}   //End the SaveModifiedImage() method

This is really a quick overview of how it works, but the internals of the whole project are just basic GDI drawing commands which can be studied anywhere. Some important points to note are that the control should force itself to redraw when the mouse is moved (and the user is actually drawing something) via the Invalidate method. We also want to take care to dispose of GDI objects wherever possible, because Paint events can be fired very often which increases the result of a memory leak or an exception as GDI handles increase.

As always, I’ve provided the full sample code and a basic test project showing the control in action. Download here: PictureEditDrawing

PS. Forgive the code formatting in this post–WordPress doesn’t seem to be very friendly to formatted C# code anymore.

Extending the PictureEdit control to allow for custom drawing onto the image

Previewing images in a SuperToolTip

In my previous post I mentioned the possibility of displaying a PDF page thumbnail in a tooltip to show a larger preview when the user hovers over it. Here’s what our end goal looks like:

Pdf Page SuperToolTip
The thumbnail displays a larger preview of itself when the mouse hovers above a page.

To accomplish this, we’ll add upon the PdfThumbnails solution from the last post to create this new functionality.

First, drop a ToolTipController onto the frmMain form. This component can be used to provide tooltips for DevExpress which implement the IToolTipControlClient interface necessary for displaying tooltips. Don’t worry about the nitty-gritty: DevExpress controls all seem to implement this interface allowing you to customize and create tooltips.

Once you drop the ToolTipController onto your form, make sure that you then set the grdThumbnails GridControl’s ToolTipController property to this new ToolTipController instance.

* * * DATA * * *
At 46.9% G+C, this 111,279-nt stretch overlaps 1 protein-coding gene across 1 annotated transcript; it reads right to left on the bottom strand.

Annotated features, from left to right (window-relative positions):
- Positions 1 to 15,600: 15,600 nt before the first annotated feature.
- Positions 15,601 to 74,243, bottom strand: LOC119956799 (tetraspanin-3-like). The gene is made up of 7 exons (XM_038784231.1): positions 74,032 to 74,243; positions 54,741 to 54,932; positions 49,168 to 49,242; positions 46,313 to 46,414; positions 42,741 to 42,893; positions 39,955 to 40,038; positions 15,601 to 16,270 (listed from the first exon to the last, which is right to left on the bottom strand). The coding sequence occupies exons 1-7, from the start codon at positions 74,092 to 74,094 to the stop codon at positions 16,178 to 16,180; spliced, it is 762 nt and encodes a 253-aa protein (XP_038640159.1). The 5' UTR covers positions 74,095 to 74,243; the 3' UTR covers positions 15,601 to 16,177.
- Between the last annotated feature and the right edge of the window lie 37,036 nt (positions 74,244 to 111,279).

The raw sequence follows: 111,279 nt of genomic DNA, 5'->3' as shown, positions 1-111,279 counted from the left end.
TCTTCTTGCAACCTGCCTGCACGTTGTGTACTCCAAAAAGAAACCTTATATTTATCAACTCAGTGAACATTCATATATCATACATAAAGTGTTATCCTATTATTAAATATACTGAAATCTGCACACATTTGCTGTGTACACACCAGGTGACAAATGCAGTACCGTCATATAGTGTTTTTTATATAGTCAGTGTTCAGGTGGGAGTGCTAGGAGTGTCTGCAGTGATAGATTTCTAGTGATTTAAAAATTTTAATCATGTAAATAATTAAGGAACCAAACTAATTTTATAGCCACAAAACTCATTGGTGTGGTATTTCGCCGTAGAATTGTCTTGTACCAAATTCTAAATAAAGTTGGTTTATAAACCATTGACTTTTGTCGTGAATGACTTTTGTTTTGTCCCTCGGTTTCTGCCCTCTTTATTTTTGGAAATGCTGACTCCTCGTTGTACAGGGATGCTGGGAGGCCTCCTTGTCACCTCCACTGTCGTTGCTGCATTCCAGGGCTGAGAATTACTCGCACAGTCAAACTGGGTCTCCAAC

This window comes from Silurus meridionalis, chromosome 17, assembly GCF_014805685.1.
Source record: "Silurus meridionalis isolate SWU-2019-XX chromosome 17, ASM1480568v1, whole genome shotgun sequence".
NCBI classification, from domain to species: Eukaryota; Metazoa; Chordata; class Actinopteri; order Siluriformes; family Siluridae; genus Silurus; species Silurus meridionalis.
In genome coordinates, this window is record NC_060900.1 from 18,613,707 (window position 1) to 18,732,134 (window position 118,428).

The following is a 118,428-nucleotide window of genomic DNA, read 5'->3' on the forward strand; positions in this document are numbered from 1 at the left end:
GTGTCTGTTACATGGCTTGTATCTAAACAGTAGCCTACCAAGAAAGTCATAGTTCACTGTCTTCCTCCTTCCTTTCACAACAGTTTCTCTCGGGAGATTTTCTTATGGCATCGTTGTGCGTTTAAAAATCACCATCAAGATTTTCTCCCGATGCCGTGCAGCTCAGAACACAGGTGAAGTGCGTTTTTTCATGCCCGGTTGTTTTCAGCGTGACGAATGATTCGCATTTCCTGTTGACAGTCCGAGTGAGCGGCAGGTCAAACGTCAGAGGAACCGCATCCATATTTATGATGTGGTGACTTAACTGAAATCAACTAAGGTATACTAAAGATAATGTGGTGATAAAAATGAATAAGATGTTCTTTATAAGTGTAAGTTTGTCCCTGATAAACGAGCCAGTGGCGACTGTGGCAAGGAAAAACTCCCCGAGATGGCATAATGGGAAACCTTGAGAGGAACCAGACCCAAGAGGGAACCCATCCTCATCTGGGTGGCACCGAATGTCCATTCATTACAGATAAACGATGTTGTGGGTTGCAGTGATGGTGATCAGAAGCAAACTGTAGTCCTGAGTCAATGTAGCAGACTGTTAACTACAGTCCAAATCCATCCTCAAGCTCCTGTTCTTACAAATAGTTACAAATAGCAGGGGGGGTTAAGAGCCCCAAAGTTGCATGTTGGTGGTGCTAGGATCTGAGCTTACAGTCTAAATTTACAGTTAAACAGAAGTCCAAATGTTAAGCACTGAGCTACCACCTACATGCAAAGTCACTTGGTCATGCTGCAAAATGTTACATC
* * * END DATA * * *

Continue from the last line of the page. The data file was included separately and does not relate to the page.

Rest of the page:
To provide our tooltips we’ll need to handle an event that is fired when the user hovers over a control (or event an element within a control, such as a single grid cell). This event comes in the form of the ToolTipController’s GetActiveObjectInfo event. Let’s create a handler for this event:


/// Get active object info event handler for the ToolTipController
/// &lt;/summary&gt;
/// &lt;param name=&quot;sender&quot;&gt;&lt;/param&gt;
/// &lt;param name=&quot;e&quot;&gt;&lt;/param&gt;
private void toolTipController1_GetActiveObjectInfo(object sender, DevExpress.Utils.ToolTipControllerGetActiveObjectInfoEventArgs e)
WinExplorerViewHitInfo hitInfo = wvThumbnails.CalcHitInfo(e.ControlMousePosition);

if (hitInfo.IsValid == false || hitInfo.InItem == false)

ToolTipControlInfo toolTipInfo = null;
SuperToolTip toolTip = new SuperToolTip();

toolTipInfo = new ToolTipControlInfo(hitInfo.RowHandle.ToString(), &quot;Page Preview&quot;);
ToolTipItem item1 = new ToolTipItem();
item1.Image = PdfPage.ScaleThumbnailImage(hitInfo.ItemInfo.Image, 640, 480);

toolTipInfo.SuperTip = toolTip;
e.Info = toolTipInfo;

} //End the toolTipController1_GetActiveObjectInfo() method

Our tooltip will be pretty simple–it’s just an image with no text, hyperlinks etc… We construct a SuperToolTip object, and more importantly, a ToolTipControlInfo object. The ToolTipControlInfo object is what is responsible for holding the information we’d like to show in a tooltip. That is, we can set a Title, Text or Image property, all of which are the basis of any tooltip, be it a standard tooltip or SuperToolTip.